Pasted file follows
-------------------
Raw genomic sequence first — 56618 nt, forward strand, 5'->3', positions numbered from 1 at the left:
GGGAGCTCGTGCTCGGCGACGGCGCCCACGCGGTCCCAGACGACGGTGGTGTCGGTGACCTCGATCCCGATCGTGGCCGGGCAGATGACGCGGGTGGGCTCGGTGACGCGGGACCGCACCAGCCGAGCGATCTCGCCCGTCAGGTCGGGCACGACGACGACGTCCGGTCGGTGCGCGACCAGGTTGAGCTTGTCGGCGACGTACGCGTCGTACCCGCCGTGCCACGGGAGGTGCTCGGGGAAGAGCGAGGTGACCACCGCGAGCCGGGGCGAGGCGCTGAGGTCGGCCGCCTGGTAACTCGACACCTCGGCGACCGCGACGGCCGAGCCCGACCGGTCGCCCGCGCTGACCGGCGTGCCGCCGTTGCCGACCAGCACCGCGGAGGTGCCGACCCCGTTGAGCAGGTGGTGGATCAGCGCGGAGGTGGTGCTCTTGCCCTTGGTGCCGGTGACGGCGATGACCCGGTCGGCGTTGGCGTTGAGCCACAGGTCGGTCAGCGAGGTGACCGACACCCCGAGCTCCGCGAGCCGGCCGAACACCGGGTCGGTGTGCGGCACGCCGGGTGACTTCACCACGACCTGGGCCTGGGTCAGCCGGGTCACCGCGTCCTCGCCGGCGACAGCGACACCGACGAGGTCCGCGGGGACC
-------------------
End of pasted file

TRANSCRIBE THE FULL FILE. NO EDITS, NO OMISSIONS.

Raw genomic sequence first — 56618 nt, forward strand, 5'->3', positions numbered from 1 at the left:
GGGAGCTCGTGCTCGGCGACGGCGCCCACGCGGTCCCAGACGACGGTGGTGTCGGTGACCTCGATCCCGATCGTGGCCGGGCAGATGACGCGGGTGGGCTCGGTGACGCGGGACCGCACCAGCCGAGCGATCTCGCCCGTCAGGTCGGGCACGACGACGACGTCCGGTCGGTGCGCGACCAGGTTGAGCTTGTCGGCGACGTACGCGTCGTACCCGCCGTGCCACGGGAGGTGCTCGGGGAAGAGCGAGGTGACCACCGCGAGCCGGGGCGAGGCGCTGAGGTCGGCCGCCTGGTAACTCGACACCTCGGCGACCGCGACGGCCGAGCCCGACCGGTCGCCCGCGCTGACCGGCGTGCCGCCGTTGCCGACCAGCACCGCGGAGGTGCCGACCCCGTTGAGCAGGTGGTGGATCAGCGCGGAGGTGGTGCTCTTGCCCTTGGTGCCGGTGACGGCGATGACCCGGTCGGCGTTGGCGTTGAGCCACAGGTCGGTCAGCGAGGTGACCGACACCCCGAGCTCCGCGAGCCGGCCGAACACCGGGTCGGTGTGCGGCACGCCGGGTGACTTCACCACGACCTGGGCCTGGGTCAGCCGGGTCACCGCGTCCTCGCCGGCGACAGCGACACCGACGAGGTCCGCGGGGACC